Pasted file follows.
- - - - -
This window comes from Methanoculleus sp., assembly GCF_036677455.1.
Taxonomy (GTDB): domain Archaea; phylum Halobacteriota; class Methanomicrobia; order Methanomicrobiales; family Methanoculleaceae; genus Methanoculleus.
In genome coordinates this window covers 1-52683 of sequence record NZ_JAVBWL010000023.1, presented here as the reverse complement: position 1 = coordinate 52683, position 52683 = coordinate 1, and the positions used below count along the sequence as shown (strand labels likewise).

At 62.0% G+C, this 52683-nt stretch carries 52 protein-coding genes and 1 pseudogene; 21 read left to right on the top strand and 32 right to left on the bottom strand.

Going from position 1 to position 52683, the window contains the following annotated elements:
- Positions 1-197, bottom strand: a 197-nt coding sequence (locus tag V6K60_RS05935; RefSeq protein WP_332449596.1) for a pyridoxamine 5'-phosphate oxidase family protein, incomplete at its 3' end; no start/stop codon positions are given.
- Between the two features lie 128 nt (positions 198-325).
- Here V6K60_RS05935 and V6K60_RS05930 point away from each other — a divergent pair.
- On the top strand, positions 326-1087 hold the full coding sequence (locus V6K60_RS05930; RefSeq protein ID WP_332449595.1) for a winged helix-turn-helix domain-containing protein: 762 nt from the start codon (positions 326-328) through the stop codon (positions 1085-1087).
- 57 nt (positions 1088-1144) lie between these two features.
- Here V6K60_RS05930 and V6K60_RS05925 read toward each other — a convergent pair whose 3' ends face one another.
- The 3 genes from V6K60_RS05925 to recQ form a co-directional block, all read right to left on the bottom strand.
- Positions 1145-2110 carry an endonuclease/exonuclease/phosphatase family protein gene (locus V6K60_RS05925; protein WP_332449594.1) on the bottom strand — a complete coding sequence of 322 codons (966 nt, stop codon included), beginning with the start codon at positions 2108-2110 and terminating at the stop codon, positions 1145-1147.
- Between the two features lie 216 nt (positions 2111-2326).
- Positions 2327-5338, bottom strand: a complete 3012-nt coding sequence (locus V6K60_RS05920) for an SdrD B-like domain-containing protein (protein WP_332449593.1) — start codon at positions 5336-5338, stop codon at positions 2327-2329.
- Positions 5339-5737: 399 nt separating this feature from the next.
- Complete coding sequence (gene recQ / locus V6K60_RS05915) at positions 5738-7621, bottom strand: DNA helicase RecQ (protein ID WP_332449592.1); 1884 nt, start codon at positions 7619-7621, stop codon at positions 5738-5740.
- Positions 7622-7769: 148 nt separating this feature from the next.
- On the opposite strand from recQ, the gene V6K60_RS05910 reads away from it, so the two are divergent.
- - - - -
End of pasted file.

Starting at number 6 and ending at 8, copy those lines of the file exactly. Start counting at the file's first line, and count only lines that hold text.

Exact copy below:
- Positions 1-197, bottom strand: a 197-nt coding sequence (locus tag V6K60_RS05935; RefSeq protein WP_332449596.1) for a pyridoxamine 5'-phosphate oxidase family protein, incomplete at its 3' end; no start/stop codon positions are given.
- Between the two features lie 128 nt (positions 198-325).
- Here V6K60_RS05935 and V6K60_RS05930 point away from each other — a divergent pair.